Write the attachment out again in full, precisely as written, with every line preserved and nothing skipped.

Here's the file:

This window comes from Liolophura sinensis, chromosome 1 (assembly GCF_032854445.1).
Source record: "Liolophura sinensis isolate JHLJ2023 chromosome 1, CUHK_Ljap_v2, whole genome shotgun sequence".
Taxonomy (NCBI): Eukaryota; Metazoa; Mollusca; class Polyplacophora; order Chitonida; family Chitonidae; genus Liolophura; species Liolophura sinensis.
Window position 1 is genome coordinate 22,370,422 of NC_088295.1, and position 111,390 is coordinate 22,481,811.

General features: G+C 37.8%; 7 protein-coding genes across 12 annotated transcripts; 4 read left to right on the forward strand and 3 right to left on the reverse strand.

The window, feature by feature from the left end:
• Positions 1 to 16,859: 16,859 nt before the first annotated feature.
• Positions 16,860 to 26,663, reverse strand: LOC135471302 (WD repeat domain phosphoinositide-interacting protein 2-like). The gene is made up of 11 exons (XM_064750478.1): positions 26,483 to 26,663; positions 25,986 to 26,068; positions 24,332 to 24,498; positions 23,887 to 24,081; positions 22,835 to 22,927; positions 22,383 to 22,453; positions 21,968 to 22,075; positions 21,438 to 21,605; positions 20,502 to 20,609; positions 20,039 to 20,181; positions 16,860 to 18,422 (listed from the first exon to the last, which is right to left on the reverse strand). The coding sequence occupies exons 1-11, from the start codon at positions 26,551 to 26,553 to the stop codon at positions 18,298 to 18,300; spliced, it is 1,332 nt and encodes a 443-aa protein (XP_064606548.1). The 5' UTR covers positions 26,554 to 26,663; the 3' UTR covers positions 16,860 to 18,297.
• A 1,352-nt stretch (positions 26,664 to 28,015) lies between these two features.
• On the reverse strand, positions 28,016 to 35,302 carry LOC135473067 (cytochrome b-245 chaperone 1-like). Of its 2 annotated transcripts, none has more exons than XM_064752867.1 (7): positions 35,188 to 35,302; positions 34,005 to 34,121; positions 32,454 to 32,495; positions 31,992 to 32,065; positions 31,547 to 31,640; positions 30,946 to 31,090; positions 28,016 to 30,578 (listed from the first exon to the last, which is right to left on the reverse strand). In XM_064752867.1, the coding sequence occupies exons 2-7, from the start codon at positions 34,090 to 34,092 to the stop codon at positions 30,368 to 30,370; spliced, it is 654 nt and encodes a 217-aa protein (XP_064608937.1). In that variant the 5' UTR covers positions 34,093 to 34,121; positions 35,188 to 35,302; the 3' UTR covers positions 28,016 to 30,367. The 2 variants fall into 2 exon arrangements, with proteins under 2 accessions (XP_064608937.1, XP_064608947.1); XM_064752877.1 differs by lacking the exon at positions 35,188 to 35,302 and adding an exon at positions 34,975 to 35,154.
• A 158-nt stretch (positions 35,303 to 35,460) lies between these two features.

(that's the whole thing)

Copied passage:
This window comes from Liolophura sinensis, chromosome 1 (assembly GCF_032854445.1).
Source record: "Liolophura sinensis isolate JHLJ2023 chromosome 1, CUHK_Ljap_v2, whole genome shotgun sequence".
Taxonomy (NCBI): Eukaryota; Metazoa; Mollusca; class Polyplacophora; order Chitonida; family Chitonidae; genus Liolophura; species Liolophura sinensis.
Window position 1 is genome coordinate 22,370,422 of NC_088295.1, and position 111,390 is coordinate 22,481,811.

General features: G+C 37.8%; 7 protein-coding genes across 12 annotated transcripts; 4 read left to right on the forward strand and 3 right to left on the reverse strand.

The window, feature by feature from the left end:
• Positions 1 to 16,859: 16,859 nt before the first annotated feature.
• Positions 16,860 to 26,663, reverse strand: LOC135471302 (WD repeat domain phosphoinositide-interacting protein 2-like). The gene is made up of 11 exons (XM_064750478.1): positions 26,483 to 26,663; positions 25,986 to 26,068; positions 24,332 to 24,498; positions 23,887 to 24,081; positions 22,835 to 22,927; positions 22,383 to 22,453; positions 21,968 to 22,075; positions 21,438 to 21,605; positions 20,502 to 20,609; positions 20,039 to 20,181; positions 16,860 to 18,422 (listed from the first exon to the last, which is right to left on the reverse strand). The coding sequence occupies exons 1-11, from the start codon at positions 26,551 to 26,553 to the stop codon at positions 18,298 to 18,300; spliced, it is 1,332 nt and encodes a 443-aa protein (XP_064606548.1). The 5' UTR covers positions 26,554 to 26,663; the 3' UTR covers positions 16,860 to 18,297.
• A 1,352-nt stretch (positions 26,664 to 28,015) lies between these two features.
• On the reverse strand, positions 28,016 to 35,302 carry LOC135473067 (cytochrome b-245 chaperone 1-like). Of its 2 annotated transcripts, none has more exons than XM_064752867.1 (7): positions 35,188 to 35,302; positions 34,005 to 34,121; positions 32,454 to 32,495; positions 31,992 to 32,065; positions 31,547 to 31,640; positions 30,946 to 31,090; positions 28,016 to 30,578 (listed from the first exon to the last, which is right to left on the reverse strand). In XM_064752867.1, the coding sequence occupies exons 2-7, from the start codon at positions 34,090 to 34,092 to the stop codon at positions 30,368 to 30,370; spliced, it is 654 nt and encodes a 217-aa protein (XP_064608937.1). In that variant the 5' UTR covers positions 34,093 to 34,121; positions 35,188 to 35,302; the 3' UTR covers positions 28,016 to 30,367. The 2 variants fall into 2 exon arrangements, with proteins under 2 accessions (XP_064608937.1, XP_064608947.1); XM_064752877.1 differs by lacking the exon at positions 35,188 to 35,302 and adding an exon at positions 34,975 to 35,154.
• A 158-nt stretch (positions 35,303 to 35,460) lies between these two features.